Category Archives: Transportation

Jul 21 2014
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Child ‘Vehicular Heatstroke’: Good Samaritan Laws and Other Public Health Solutions

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Earlier this month, following the heatstroke death of a Georgia toddler who was left in a sweltering car for hours, Tennessee became the first state in the nation to pass a law that specifically protects people from liability for forcibly breaking into cars and rescuing kids they think are at risk of heatstroke. The law requires those individuals to call 911 first and follow instructions.

Many states have Good Samaritan laws that may protect people in such instances, but the specifics vary from state to state, according to Cristina M. Meneses, JD, MS, a staff attorney with the Network for Public Health Law’s Eastern Region. A recent Today show poll found that 88 percent of the 44,000 people asked would break into a car to rescue a child they thought was in danger, but specific laws can increase the response—and potentially remove penalties—while raising awareness of the issue. More such laws could soon follow. Janette Fennell, founder and head of KidsAndCars, a nonprofit based in Kansas City, Mo., which advocates for laws that will protect kids from heat in vehicles, said she’s received inquiries from two states about those laws since Tennessee’s law was passed. Another set of laws that KidsAndCars tracks are those that penalize adults for leaving kids in cars. Nineteen states currently have such laws on the books.

“It’s a good deterrent for anyone who might think, ‘Oh, I’ll just leave them in the car for a minute,’” said Fennell, “because it’s often that minute that turns into much longer and results in injury or death.”

According to the National Highway Traffic Safety Administration (NHTSA), more than 40 kids—often under age 2—die each year of “vehicular heatstroke.” Seventeen U.S. kids have died after being left or trapped in car since the beginning of 2014. Fennell and other experts say many people just don’t realize how quickly temperatures can climb in a car, even if the window is cracked open a bit—when outside temperatures are in the low 80's, the temperature inside a vehicle can reach deadly levels in only 10 minutes, even with a window rolled down two inches. Children's bodies, in particular, overheat easily; and infants and children under four years old are at the greatest risk for heat-related illness.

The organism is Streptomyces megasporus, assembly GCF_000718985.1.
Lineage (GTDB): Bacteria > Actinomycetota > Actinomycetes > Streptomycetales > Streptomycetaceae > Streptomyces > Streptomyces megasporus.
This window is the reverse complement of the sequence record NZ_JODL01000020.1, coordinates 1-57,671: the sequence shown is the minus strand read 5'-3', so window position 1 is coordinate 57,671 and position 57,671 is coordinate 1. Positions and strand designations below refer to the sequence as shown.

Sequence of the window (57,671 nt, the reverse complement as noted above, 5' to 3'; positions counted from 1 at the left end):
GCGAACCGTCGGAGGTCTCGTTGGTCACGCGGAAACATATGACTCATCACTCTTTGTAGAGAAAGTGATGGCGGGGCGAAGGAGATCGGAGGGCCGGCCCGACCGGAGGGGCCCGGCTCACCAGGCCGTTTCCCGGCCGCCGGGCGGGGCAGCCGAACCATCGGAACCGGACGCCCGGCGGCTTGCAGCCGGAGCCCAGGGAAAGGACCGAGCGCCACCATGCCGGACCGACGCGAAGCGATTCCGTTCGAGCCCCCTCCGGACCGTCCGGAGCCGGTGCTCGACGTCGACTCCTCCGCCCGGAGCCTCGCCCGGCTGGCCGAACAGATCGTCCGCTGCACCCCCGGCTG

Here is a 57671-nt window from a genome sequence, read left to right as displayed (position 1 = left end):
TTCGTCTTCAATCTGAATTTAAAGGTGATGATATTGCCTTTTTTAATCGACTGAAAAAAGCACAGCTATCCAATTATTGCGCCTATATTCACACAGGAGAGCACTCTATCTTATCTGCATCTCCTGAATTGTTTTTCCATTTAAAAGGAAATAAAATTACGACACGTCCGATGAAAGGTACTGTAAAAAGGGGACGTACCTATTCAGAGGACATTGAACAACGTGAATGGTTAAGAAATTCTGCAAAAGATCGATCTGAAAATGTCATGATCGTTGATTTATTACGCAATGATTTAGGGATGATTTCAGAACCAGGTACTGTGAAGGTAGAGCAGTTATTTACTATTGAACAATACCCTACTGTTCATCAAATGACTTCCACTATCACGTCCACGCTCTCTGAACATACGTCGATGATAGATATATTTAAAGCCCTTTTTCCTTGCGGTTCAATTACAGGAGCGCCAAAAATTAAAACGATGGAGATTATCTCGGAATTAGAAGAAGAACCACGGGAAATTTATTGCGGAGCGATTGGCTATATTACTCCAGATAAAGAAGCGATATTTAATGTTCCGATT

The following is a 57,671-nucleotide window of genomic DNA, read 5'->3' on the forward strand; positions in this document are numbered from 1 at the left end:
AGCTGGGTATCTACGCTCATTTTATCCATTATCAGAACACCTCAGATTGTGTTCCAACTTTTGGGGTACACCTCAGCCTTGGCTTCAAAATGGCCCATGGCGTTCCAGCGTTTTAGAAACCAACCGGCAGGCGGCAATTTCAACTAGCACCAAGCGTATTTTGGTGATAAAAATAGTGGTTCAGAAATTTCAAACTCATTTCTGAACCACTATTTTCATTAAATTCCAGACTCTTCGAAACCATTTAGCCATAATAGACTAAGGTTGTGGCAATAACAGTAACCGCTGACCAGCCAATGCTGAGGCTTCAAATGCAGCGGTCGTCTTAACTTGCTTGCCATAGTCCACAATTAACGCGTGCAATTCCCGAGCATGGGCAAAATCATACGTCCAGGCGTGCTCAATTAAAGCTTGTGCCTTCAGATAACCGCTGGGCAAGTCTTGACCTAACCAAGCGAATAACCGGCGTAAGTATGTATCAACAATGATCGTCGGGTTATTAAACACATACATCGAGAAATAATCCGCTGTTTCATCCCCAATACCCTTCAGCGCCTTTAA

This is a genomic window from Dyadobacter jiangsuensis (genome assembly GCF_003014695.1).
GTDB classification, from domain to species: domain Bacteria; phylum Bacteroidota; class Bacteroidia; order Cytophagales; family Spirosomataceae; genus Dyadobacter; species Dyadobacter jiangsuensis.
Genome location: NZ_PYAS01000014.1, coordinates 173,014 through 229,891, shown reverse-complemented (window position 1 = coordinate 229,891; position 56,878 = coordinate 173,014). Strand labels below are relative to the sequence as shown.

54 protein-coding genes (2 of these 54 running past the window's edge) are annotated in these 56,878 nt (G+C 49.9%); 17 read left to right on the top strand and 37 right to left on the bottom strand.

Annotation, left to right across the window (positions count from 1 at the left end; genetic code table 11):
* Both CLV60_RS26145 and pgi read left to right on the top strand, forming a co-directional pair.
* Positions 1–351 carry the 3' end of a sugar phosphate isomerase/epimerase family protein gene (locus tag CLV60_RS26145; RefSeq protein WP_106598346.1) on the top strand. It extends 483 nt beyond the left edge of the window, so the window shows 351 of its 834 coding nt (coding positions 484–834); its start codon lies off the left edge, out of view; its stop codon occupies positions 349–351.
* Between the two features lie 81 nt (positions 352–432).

NHTSA research shows that heatstroke deaths and injuries often occur after a child gets into an unlocked vehicle to play without a parent or caregiver's knowledge. Other incidents can occur when a parent or caregiver who is not used to transporting a child as part of their daily routine inadvertently forgets a child sleeping in the back.

Last week, KidsAndCars launched a petition drive to encourage NHTSA to require technology in all cars that would remind a driver that there is a child in the back. There are devices parents can install, but a 2012 study by NHTSA found that none that the agency studied were consistently effective.

“You get a warning if you don't buckle your seatbelt, leave a car door open, your gas is low or you leave your headlights on,” said Fennell. “If a child is left behind then you absolutely need a warning.”